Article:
This year marks a significant milestone in Canadian history. This Remembrance Day will mark 100 years since the armistice was signed on November 11th, 1918, effectively ending the Great War.
This year, Anita Cenerini of Winnipeg has been chosen to represent the country as Canada’s Silver Cross Mother. Cenerina’s son, Private Thomas Welch of the 3rd Battalion Royal Canadian Regiment, served in Afghanistan as a part of Operation Athena.
Private Welch died on May 8, 2004, not in combat but less than three months after returning from Afghanistan. He was deemed to be the first death by suicide of a Canadian soldier after coming home from operations in the war-torn country. The Silver Cross was first authorized on Dec. 1, 1919, as a memento of personal loss on the part of widows and mothers of Canadian sailors, aviators and soldiers who died during the war.
Canada lost 158 soldiers, one diplomat, one journalist and two civilian contactors in Afghanistan. The selection of Anita Cenerini as our Silver Cross Mother is recognition of the fact that casualties of war extend well beyond the battlefield. ‘Shell shock’, as it was first coined in World War I, did little to explain what we have now come to better understand as posttraumatic stress disorder. Once falsely dismissed as a lack of moral fibre or courage, we now know PTSD can affect anyone. Sometimes it manifests itself physically but more often than not it is a mental health issue that can often go undiagnosed depending on the person.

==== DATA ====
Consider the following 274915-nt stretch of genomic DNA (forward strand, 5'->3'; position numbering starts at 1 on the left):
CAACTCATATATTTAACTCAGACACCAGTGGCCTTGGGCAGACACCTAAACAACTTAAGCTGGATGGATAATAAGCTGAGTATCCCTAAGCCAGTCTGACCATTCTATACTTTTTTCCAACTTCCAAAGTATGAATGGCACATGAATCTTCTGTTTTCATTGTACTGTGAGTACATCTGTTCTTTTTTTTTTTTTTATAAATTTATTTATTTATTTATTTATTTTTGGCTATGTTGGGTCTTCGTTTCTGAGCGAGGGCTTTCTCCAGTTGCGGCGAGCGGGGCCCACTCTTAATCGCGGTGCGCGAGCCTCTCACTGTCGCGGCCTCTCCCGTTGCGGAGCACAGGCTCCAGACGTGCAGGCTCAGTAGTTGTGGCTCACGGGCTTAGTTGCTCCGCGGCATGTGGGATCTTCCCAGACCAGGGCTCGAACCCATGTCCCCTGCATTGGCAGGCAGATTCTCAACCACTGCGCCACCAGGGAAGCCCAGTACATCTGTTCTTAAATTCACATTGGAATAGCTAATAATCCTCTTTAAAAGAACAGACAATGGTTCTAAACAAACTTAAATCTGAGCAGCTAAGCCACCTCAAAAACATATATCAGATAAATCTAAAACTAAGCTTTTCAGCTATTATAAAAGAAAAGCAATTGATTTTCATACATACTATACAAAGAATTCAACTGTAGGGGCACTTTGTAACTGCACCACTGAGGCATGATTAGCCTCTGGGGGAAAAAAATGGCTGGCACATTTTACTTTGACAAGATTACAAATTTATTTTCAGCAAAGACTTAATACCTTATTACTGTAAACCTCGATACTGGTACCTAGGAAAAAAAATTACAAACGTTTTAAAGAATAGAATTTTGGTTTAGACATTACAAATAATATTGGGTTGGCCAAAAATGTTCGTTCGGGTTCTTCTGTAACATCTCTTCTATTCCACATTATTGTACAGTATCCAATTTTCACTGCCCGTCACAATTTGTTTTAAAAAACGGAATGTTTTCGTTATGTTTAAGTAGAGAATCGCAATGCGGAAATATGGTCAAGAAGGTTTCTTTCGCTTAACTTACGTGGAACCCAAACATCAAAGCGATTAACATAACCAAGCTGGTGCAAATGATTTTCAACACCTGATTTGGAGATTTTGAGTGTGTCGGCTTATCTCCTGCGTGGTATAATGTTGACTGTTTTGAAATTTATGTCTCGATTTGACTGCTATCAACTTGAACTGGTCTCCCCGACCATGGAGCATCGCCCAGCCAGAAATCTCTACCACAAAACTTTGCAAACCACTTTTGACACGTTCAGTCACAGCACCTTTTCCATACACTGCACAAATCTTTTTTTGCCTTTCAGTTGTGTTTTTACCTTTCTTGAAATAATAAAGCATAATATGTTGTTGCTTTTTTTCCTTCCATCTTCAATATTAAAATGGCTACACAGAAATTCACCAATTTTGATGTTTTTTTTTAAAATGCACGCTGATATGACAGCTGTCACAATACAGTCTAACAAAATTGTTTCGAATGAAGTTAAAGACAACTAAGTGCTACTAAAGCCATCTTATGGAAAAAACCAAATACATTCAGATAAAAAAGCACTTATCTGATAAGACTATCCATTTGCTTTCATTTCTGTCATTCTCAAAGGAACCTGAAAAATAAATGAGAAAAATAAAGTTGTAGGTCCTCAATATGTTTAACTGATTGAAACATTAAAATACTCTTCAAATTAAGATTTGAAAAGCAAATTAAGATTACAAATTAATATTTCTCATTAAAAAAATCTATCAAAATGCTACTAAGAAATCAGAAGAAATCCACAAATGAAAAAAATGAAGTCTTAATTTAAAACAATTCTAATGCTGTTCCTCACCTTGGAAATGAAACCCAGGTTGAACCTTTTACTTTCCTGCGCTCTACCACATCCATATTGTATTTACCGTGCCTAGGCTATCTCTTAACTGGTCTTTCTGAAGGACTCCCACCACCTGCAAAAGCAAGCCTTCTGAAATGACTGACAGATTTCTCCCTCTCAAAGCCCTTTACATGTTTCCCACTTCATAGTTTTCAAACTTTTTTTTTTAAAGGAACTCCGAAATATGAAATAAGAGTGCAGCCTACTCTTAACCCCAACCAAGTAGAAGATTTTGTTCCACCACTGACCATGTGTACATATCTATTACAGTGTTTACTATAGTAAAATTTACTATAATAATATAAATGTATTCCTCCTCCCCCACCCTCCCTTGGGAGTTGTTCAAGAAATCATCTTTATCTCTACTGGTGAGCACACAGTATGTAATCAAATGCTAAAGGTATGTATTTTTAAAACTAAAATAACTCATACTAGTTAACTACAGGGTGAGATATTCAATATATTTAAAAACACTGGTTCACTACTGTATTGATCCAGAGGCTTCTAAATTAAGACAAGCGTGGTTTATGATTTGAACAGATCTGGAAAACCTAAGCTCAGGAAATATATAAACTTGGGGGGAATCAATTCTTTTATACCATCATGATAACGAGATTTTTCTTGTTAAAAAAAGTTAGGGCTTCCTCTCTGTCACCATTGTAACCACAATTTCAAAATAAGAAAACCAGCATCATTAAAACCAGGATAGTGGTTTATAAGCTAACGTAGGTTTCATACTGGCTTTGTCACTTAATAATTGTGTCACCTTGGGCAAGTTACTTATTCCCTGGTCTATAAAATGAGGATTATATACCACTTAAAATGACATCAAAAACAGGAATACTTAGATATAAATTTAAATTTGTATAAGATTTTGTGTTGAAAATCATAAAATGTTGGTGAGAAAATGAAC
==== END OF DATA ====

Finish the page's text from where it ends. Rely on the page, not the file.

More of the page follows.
As a teacher, I sometimes struggled with conveying the importance of Remembrance Day to young people. How could the death of 61,000 Canadians a hundred years ago still be relevant today? The appointment Anita Cenerini as our Silver Cross Mother really hits home when it comes to the meaning of sacrifice.
I encourage you to attend your local Remembrance Day service on November 11th or take a moment on the eleventh day, of the eleventh month to remember those that have sacrificed so much for us. I will be attending the Remembrance Day service in Fort Nelson this year.
Lest we forget.